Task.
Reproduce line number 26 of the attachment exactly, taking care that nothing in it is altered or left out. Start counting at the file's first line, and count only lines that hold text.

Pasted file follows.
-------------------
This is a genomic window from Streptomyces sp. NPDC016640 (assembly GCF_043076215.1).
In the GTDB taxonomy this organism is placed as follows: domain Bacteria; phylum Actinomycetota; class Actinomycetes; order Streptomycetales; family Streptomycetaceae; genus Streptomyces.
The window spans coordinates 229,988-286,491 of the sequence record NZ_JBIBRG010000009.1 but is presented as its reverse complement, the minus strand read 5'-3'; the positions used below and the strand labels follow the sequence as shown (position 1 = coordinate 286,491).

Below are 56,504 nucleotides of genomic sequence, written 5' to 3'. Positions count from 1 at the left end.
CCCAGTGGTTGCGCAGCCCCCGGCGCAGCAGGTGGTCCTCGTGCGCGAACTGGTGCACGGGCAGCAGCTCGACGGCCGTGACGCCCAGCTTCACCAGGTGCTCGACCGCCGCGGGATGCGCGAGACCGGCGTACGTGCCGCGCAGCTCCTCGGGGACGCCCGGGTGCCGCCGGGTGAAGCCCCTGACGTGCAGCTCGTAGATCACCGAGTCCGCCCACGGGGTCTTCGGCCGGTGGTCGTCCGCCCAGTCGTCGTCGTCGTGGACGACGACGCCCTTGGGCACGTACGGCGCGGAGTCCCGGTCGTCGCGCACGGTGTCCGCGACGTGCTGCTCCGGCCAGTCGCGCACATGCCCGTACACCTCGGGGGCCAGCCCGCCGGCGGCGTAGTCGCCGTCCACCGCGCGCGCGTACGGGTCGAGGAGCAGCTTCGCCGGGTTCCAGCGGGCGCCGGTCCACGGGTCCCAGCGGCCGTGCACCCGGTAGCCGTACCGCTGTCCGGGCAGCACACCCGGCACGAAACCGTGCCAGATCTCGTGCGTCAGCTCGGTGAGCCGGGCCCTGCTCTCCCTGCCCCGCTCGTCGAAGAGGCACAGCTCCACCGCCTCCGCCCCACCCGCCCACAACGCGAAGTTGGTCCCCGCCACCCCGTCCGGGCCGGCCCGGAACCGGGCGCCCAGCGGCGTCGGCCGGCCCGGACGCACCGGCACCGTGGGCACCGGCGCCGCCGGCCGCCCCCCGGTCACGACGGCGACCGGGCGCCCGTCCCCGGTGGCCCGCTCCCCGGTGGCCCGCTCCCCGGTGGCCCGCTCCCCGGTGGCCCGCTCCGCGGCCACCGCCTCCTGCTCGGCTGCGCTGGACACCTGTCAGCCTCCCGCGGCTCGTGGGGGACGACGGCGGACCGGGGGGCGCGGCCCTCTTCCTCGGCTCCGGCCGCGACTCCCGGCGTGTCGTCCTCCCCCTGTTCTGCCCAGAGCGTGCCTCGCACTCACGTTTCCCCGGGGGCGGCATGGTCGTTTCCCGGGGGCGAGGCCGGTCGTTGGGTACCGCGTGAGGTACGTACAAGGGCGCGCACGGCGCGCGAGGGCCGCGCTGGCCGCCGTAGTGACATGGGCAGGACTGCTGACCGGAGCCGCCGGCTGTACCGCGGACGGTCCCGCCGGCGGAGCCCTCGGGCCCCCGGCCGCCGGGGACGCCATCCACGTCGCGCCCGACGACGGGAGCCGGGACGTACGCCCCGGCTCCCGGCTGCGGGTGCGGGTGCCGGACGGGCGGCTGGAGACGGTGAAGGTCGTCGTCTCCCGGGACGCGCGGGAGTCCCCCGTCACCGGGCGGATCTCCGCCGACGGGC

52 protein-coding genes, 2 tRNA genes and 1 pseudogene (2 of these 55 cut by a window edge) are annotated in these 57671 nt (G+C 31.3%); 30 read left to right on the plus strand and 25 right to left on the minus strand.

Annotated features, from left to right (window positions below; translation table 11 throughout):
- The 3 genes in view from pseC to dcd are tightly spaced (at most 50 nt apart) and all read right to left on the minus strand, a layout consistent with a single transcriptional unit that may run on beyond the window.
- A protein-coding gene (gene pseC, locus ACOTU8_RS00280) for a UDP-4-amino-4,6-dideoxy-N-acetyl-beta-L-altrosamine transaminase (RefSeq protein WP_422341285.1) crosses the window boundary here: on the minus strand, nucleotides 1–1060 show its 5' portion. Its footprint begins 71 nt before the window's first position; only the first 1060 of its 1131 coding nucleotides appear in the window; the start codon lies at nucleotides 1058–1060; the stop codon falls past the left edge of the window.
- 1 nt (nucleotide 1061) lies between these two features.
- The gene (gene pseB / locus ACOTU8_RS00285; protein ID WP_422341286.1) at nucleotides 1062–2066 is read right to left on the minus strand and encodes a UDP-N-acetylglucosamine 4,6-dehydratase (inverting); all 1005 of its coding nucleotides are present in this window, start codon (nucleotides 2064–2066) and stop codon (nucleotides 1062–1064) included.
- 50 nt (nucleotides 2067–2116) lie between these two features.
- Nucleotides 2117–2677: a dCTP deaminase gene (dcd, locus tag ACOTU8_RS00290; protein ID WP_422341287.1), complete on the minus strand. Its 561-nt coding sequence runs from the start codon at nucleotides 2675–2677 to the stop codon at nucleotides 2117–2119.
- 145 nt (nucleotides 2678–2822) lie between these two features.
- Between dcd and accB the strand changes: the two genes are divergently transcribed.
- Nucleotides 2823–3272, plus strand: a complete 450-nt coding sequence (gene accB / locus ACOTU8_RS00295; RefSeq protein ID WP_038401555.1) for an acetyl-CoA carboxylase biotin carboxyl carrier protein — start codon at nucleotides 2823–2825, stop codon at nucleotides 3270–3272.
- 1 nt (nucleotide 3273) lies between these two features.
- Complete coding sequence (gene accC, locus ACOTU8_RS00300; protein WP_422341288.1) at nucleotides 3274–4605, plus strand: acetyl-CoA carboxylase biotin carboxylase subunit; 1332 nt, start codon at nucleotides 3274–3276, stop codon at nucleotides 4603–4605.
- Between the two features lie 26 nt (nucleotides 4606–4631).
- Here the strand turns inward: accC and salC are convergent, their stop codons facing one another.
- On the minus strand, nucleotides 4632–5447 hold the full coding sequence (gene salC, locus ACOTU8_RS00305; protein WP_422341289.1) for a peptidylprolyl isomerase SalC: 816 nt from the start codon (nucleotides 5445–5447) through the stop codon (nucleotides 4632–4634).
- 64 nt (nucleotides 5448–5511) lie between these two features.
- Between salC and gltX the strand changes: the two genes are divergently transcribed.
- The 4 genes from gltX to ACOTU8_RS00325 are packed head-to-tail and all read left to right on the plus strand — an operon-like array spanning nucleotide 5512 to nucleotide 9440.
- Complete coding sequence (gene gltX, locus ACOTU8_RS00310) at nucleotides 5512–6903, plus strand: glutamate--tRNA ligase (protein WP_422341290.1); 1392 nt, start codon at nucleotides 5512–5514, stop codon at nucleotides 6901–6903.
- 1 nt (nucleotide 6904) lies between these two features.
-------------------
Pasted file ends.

- 1 nt (nucleotide 6904) lies between these two features.